Things are finally turning around for income investors. Years of ultra-low interest rates forced income investors to crowd into just a few risky, relatively high-yielding investments. But in 2016, a trifecta of economic occurrences began to improve the income investing landscape for everyone.
The first reason is that the FOMC has started to raise interest rates. The December 2015 decision was the first time in a decade that this rate had been changed.
The committee made a unanimous vote to increase the Fed’s main interest rate by a quarter-point, to the 0.25% to 0.50% range from the previous 0.00% to 0.25%. This rate has since been increased again, this past December, to the range of 0.50% to 0.75%.
The increase signals the FOMC’s confidence in the strengthening U.S. economy and what officials see as nascent signs of climbing inflation.
Second, the election of Donald Trump resulted in a sharp increase in bond yields. This selloff augmented a trend that started before the presidential election. Yields on the benchmark U.S. bond, the 10-year Treasury note, have surged to 2.31% from a 52-week low of 1.32%.
The new administration is expected to put policies in place that will increase inflation, which in turn pushes bond yields higher. Inflation is the adversary of long-term bonds because it lowers the value of interest payments.
“Today’s yield level is 50 basis points versus pre-election levels, matching the behavior seen during the 2015 down trade,” wrote HSBC analysts led by chief U.S. economist Kevin Logan in a November 10 note. “The risk of higher yields should be limited from this point, given the FOMC’s rate guidance, in our view.”
Finally, the 2016 global sell-off of rate-sensitive equities has forced higher yields and more-reasonable prices in many sectors.
Electric utilities, real estate investment trusts (REITs), and master limited partnerships (MLPs) have all suffered recently, creating a better environment for investors seeking income-producing assets.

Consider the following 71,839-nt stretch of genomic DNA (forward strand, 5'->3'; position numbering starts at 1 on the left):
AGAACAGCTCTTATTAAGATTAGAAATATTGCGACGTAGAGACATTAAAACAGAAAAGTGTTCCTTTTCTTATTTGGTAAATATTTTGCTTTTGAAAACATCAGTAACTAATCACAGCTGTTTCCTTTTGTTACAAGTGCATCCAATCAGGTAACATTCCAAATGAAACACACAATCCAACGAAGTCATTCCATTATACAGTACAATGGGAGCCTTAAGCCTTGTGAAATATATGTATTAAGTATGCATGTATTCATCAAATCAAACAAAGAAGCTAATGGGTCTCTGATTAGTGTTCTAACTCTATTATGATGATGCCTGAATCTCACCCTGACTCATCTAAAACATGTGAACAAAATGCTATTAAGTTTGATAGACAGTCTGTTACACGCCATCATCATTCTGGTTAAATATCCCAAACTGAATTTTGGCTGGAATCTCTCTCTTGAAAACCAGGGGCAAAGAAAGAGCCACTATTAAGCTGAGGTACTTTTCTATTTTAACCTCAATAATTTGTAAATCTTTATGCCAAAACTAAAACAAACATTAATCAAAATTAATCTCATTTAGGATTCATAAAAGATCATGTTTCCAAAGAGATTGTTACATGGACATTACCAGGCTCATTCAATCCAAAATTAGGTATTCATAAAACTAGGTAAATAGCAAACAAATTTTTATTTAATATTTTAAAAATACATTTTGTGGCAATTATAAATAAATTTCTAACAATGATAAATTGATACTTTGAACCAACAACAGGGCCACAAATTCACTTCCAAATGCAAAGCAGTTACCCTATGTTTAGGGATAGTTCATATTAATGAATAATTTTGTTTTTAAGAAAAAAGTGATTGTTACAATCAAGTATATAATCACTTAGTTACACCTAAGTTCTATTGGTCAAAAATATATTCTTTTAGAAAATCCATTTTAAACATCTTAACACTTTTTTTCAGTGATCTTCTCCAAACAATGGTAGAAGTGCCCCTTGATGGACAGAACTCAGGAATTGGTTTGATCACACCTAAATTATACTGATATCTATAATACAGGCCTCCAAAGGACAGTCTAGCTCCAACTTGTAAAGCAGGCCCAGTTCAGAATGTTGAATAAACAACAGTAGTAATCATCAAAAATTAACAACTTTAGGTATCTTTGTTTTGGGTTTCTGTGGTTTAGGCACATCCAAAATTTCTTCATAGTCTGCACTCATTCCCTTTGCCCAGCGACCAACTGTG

Within this environment, I’ve identified asset categories that will outperform the greater market.
European Dividend Stocks
In 2016, European stocks fell behind their American counterparts, with a negative 1% return on the benchmark STOXX 600 index. The performance was significantly less than the S&P500’s 9.5% return and U.S. small- and mid-cap indexes’ returns near 20%. Even the majority of U.S. traded euro ADRs ended the year in negative territory.
This is all good news for 2017. European equities have become fairly valued compared to the red-hot U.S. stock market. In addition, dividend yields have become significant in comparison to euro government bond yields.
I like Sanofi SA (ADR) (SNY) with a yield of 4.1% and the ETF First Trust STOXX European Select Dividend Income (FDD), which represents 30 high-paying European dividend stocks and is currently yielding 4.9%. I also suggest looking at Vanguard FTSE Europe ETF (VGK), which is currently yielding 3.5% annually.
In your quest for 2017 income, don’t forget the old standbys: income-producing electric utilities. Electric companies were hit with an 8% pullback in the Utilities Select Sector SPDR (XLU) since the July high, setting up an ideal buy opportunity in the sector.
Electric utilities throw off an average yield of 3.6%. That is substantial when you consider that is almost double the yield of the S&P 500. Utilities are also regulated, stable, and a well known safe investment.
Readers are urged to take a close look at Reaves Utility Income Fund (UTG), currently yielding 6.2%, and Sempra Energy (SRE), with a yield just under 3.0% but an aggressive growth target of 12% annual gains for the next three years.
Master Limited Partnerships
MLPs soared at the end of 2016 to recover from a sharp sell-off at the start of the year. Known best as an energy infrastructure company design, MLPs finished higher by an average of 15% in 2016.
The yields remain substantial, with the Alerian MLP ETF (AMLP) producing over 7%, easily beating payouts of electric utilities and REITs. However, caution is advised since distribution growth is slowing, leverage continues at a high level, and valuations are relatively expensive. Although I firmly think we will see continued out-performance in this sector, caution is advised.
Risks To Consider: Risk is part and parcel of the financial markets. Always use stop losses to protect your positions, even in your long-term, income-producing portfolio.
Action To Take: Keep a close eye on the sectors and names above for your income portfolio. The next few years may prove to be the glory days of income investing.
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